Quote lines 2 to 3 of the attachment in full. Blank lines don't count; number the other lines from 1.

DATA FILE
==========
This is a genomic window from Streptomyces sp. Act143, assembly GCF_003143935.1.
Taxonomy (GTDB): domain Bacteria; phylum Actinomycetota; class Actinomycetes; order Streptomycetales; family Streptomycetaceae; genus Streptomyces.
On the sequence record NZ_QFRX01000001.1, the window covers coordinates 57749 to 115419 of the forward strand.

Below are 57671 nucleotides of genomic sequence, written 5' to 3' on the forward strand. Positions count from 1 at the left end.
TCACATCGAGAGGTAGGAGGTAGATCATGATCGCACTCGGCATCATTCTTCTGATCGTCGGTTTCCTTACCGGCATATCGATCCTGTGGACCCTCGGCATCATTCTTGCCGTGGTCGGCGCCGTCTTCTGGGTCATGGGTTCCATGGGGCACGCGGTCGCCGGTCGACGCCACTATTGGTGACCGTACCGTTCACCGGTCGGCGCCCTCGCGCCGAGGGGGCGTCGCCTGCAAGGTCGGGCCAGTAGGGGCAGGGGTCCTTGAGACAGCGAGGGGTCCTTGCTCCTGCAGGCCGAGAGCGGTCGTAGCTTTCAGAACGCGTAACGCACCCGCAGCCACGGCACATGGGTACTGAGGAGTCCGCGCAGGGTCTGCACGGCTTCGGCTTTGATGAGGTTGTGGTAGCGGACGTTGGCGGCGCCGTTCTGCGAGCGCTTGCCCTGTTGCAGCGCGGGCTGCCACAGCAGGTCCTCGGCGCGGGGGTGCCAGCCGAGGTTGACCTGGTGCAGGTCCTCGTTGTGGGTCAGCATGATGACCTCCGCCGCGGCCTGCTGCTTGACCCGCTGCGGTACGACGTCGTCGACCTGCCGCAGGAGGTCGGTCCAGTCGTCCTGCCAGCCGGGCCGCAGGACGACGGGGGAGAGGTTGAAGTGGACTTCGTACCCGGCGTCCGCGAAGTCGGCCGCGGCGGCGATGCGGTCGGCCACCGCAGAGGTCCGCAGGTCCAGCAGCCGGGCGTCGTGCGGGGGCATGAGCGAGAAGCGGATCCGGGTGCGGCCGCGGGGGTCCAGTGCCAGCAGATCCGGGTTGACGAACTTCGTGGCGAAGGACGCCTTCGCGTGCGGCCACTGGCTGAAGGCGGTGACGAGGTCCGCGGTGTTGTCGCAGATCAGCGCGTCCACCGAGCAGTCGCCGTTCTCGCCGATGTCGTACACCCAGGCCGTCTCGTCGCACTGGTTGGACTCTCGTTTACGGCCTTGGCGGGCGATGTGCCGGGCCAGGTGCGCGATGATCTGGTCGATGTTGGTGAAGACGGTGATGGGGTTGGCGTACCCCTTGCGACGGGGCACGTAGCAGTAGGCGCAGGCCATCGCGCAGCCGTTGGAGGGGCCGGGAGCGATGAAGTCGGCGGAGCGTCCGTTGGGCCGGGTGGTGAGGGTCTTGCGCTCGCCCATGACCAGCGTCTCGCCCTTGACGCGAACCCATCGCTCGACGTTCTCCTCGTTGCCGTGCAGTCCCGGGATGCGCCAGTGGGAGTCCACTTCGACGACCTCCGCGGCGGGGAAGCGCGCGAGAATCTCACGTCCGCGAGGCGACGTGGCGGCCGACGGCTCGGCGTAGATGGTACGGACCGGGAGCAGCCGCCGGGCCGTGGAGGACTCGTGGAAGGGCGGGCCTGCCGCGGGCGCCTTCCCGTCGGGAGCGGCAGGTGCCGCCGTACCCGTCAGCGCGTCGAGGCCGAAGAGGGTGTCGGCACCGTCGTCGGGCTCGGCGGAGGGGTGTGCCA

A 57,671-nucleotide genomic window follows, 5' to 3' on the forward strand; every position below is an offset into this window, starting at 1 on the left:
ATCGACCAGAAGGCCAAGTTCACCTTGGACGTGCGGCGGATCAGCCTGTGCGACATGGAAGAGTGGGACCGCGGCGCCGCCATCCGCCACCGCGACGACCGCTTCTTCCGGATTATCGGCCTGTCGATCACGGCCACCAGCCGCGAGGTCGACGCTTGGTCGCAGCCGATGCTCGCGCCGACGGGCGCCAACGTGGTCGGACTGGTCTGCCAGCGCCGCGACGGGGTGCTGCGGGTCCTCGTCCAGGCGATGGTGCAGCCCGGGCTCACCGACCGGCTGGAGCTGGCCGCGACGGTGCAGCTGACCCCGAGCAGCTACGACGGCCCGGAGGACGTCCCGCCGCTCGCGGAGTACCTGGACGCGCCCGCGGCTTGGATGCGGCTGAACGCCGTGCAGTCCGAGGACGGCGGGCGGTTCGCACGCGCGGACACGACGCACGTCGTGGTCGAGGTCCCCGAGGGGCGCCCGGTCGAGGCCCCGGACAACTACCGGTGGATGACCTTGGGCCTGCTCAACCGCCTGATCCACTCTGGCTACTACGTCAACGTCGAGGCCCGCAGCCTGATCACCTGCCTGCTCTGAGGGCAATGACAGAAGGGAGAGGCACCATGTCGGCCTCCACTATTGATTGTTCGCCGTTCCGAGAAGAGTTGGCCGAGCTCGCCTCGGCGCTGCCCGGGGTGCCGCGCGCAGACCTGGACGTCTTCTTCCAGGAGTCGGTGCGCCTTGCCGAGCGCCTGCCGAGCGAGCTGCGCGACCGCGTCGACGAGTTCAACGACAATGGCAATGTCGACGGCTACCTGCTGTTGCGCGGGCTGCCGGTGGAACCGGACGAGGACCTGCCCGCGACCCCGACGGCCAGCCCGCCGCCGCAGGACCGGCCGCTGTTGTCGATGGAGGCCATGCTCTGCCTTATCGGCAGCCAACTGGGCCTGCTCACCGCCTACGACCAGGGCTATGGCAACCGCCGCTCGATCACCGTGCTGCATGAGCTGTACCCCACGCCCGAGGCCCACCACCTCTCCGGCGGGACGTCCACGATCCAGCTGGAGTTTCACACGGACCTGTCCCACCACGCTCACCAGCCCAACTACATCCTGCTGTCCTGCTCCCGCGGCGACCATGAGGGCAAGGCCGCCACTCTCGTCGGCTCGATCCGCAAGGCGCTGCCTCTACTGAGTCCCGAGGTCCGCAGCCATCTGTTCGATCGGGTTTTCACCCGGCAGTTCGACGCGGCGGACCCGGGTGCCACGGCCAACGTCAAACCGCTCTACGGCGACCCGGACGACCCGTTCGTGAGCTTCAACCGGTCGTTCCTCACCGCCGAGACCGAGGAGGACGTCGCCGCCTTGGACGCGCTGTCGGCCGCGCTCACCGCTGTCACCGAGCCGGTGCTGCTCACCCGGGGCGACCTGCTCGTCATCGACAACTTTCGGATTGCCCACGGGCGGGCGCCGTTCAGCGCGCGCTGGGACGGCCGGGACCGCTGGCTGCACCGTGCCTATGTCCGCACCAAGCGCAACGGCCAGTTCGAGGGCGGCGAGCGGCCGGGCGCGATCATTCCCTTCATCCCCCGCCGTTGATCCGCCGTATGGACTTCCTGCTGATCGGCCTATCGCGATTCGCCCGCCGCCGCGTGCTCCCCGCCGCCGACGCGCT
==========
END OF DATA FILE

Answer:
Taxonomy (GTDB): domain Bacteria; phylum Actinomycetota; class Actinomycetes; order Streptomycetales; family Streptomycetaceae; genus Streptomyces.
On the sequence record NZ_QFRX01000001.1, the window covers coordinates 57749 to 115419 of the forward strand.